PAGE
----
New Report Provides Deep Dive into COVID-19 Themed Phishing Tactics
In early 2020, phishers started to take advantage of the pandemic and switched from their standard lures to a wide variety of pandemic-related themes for their campaigns. To coincide with the one-year anniversary of the pandemic, researchers at the Palo Alto Networks Unit 42 Team analyzed the phishing trends over the course of the past year to review the changes in the tactics, techniques, and procedures (TTPs) of phishers and the extent to which COVID-19 was used in their phishing campaigns.
The researchers analyzed all phishing URLs detected between January 2020 and February 2021 to determine how many had a COVID-19 theme, using specific keywords and phrases related to COVID-19 and other aspects of the pandemic. The researchers identified 69,950 unique phishing URLs related to COVID-19 topics, with almost half of those URLs directly related to COVID-19.
Phishing campaigns were promptly adapted to the latest news and thoughts on the coronavirus and closely mirrored the latest pandemic trends. Following the World Health Organization’s declaration of the pandemic in March 2020 there was a global shortage of personal protective equipment (PPE) and testing kits, and phishing campaigns were launched offering access to stocks. Government stimulus programs were then launched, and phishing campaigns were quickly adapted to include lures related to those programs. For instance, the volume of phishing emails related to COVID-19 online test kits closely followed the popularity of test kit-related searches on Google.
Throughout the pandemic, the websites of genuine vendors of COVID-19 test kits were targeted. Access to the sites was gained and phishing kits were uploaded to steal credentials. In December 2020, when the vaccine rollout started, campaigns switched to vaccine related lures using domains that spoofed vaccine developers such as Pfizer, BioNTech and others. The websites of pharmaceutical companies were targeted and had phishing content added related to vaccines. Between December 2020 and February 2021, vaccine-related phishing scams increased by 530%.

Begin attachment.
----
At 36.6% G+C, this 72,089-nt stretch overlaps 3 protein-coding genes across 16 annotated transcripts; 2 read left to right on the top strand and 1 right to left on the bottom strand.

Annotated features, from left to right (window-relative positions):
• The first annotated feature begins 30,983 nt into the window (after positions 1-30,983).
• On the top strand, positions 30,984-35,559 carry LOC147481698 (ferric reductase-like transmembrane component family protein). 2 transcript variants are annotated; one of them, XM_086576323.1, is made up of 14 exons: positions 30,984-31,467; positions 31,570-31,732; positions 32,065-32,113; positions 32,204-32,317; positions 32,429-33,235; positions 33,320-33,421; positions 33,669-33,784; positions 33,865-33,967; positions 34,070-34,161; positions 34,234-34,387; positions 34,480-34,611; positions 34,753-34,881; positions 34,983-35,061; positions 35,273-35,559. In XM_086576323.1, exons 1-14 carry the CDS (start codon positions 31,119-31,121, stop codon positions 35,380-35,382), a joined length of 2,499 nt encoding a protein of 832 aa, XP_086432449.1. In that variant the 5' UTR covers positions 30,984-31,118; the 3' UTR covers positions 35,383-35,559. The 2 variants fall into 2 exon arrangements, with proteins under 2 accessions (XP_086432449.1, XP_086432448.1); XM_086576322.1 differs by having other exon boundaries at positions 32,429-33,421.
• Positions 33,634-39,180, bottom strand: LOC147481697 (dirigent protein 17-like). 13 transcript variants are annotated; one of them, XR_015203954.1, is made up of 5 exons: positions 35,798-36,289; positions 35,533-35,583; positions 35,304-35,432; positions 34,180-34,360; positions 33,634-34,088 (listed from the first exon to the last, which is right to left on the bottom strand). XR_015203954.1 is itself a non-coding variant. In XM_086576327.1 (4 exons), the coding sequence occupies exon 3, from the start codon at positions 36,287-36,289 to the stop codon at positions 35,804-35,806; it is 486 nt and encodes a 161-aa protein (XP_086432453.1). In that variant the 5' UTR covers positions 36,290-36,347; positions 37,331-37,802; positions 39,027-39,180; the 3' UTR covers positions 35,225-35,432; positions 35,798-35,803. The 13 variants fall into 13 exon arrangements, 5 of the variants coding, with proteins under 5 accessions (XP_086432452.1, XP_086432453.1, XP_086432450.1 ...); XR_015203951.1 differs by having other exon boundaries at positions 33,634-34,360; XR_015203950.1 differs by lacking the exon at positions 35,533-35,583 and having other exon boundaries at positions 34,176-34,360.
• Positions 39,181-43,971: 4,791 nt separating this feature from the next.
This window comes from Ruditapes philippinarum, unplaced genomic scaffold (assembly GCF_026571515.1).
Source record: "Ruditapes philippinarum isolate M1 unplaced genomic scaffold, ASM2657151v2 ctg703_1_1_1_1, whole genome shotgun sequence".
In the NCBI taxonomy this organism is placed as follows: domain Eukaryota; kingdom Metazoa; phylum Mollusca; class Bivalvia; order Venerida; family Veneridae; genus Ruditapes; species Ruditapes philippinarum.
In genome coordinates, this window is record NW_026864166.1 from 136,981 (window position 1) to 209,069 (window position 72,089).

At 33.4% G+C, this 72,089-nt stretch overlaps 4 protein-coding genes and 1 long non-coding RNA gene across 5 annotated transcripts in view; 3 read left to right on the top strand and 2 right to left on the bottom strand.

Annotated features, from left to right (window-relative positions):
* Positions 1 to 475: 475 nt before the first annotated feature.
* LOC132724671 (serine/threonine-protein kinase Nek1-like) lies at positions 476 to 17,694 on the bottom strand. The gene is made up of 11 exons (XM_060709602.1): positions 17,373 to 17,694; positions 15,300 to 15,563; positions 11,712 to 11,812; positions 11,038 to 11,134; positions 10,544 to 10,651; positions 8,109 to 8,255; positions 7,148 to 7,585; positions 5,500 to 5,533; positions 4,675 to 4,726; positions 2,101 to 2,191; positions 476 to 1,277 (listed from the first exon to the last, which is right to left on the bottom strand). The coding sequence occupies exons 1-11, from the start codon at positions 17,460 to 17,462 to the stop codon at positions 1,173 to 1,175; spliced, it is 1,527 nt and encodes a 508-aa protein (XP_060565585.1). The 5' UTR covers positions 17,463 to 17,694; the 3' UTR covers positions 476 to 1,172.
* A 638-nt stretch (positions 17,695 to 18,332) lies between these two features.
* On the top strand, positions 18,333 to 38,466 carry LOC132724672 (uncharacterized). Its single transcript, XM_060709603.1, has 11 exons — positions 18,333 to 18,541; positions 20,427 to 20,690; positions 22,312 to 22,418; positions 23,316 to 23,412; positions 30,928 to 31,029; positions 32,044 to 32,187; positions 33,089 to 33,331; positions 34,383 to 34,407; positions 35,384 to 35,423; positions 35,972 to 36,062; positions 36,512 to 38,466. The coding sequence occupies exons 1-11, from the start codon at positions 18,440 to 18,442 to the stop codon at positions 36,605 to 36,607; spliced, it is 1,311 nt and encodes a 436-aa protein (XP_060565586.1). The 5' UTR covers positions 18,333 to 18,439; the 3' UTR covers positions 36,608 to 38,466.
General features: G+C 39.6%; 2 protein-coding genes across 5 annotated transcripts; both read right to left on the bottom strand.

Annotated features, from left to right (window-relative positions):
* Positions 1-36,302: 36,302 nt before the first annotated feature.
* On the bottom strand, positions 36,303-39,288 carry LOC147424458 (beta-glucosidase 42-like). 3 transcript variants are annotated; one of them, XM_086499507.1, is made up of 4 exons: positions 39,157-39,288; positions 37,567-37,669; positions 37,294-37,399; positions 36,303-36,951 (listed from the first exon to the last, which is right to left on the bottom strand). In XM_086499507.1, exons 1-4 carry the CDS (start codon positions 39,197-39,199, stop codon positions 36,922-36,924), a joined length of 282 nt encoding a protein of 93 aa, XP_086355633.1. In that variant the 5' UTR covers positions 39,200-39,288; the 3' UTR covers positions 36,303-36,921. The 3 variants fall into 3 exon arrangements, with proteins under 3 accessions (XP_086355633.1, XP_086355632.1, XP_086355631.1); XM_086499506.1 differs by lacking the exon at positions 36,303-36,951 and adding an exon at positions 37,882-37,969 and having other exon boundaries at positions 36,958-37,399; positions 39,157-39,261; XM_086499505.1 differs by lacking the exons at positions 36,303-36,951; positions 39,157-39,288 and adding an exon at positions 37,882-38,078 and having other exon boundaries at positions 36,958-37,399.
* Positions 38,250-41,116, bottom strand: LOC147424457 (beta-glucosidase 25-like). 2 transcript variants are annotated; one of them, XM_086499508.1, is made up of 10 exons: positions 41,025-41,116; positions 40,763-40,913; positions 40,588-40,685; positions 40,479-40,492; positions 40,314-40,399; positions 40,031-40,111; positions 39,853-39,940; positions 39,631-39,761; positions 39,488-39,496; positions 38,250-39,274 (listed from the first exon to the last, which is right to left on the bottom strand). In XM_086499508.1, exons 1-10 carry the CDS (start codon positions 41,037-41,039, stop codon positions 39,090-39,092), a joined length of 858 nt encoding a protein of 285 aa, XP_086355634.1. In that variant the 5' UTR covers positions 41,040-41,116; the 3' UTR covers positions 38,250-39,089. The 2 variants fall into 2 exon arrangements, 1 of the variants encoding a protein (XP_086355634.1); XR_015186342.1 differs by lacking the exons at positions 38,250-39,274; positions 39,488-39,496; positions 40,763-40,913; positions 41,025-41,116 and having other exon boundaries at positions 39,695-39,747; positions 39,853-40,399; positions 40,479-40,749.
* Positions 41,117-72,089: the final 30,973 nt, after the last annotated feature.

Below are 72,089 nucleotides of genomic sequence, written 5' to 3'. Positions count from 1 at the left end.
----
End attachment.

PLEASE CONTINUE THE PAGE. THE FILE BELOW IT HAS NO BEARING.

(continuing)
One off the techniques employed by phishers to evade security solutions is to use a two-step process on their phishing websites that requires the visitor to first click to login before being presented with the phishing form – a tactic called client-side cloaking. Many anti-phishing solutions will visit the URL linked in an email to assess the content but will only check the landing page for phishing content. By using client-side cloaking the malicious content is less likely to be detected.
The report highlights the opportunistic nature of phishers. They will rapidly change their TTPs in response to new trends and use lures that are likely to get the best response, including changing targets. Between December 2020 and February 2021, phishing attacks targeting pharmacies and hospitals increased by 189% as phishers switched to targeting healthcare employees to steal their credentials.
Throughout the pandemic, Microsoft was the brand most targeted by attackers. More than 23% of COVID-19 phishing URLS targeted Microsoft credentials. Fake Microsoft login pages were set up to steal the Microsoft 365 credentials of employees at pharmaceutical firms and pharmacies. When Microsoft credentials are obtained, they can be used to access email accounts to send phishing emails from genuine pharmacy and pharma company domains, increasing the chance of those emails being delivered and acted upon by the recipients. Targeted companies include Walgreens in the US, Pharmascience in Canada, Glenmark Pharmaceuticals in India, and Junshi Biosciences in China.
Currently, large numbers of phishing emails are being sent related to vaccines and as more individuals try to get themselves and their family members registered for immunization, vaccine-related phishing scams are likely to continue.
“Individuals should continue to exercise caution when viewing any emails or websites claiming to sell any goods or services or provide any benefits related to COVID-19. If it seems too good to be true, it most likely is,” warned the Unit42 researchers. “Employees in the healthcare industry in particular should view links contained in any incoming emails with suspicion, especially from emails trying to convey a sense of urgency.”